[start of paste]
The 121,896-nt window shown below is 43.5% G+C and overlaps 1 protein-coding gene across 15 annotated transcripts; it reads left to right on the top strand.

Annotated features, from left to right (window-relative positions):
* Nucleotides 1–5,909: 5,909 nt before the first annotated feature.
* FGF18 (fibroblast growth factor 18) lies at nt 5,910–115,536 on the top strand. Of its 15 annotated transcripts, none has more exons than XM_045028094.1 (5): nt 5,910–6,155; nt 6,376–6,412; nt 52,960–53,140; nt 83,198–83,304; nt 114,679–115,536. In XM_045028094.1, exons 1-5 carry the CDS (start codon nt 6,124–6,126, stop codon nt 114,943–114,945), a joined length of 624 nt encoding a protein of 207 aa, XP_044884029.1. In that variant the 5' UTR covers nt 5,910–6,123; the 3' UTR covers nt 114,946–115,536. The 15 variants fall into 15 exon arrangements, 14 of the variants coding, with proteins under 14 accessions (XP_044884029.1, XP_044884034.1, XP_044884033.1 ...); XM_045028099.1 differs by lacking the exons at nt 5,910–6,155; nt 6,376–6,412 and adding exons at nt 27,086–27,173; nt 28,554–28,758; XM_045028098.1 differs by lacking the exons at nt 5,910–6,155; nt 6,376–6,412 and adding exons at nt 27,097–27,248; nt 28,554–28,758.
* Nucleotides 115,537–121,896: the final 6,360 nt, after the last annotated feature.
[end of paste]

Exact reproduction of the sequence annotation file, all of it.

The 121,896-nt window shown below is 43.5% G+C and overlaps 1 protein-coding gene across 15 annotated transcripts; it reads left to right on the top strand.

Annotated features, from left to right (window-relative positions):
* Nucleotides 1–5,909: 5,909 nt before the first annotated feature.
* FGF18 (fibroblast growth factor 18) lies at nt 5,910–115,536 on the top strand. Of its 15 annotated transcripts, none has more exons than XM_045028094.1 (5): nt 5,910–6,155; nt 6,376–6,412; nt 52,960–53,140; nt 83,198–83,304; nt 114,679–115,536. In XM_045028094.1, exons 1-5 carry the CDS (start codon nt 6,124–6,126, stop codon nt 114,943–114,945), a joined length of 624 nt encoding a protein of 207 aa, XP_044884029.1. In that variant the 5' UTR covers nt 5,910–6,123; the 3' UTR covers nt 114,946–115,536. The 15 variants fall into 15 exon arrangements, 14 of the variants coding, with proteins under 14 accessions (XP_044884029.1, XP_044884034.1, XP_044884033.1 ...); XM_045028099.1 differs by lacking the exons at nt 5,910–6,155; nt 6,376–6,412 and adding exons at nt 27,086–27,173; nt 28,554–28,758; XM_045028098.1 differs by lacking the exons at nt 5,910–6,155; nt 6,376–6,412 and adding exons at nt 27,097–27,248; nt 28,554–28,758.
* Nucleotides 115,537–121,896: the final 6,360 nt, after the last annotated feature.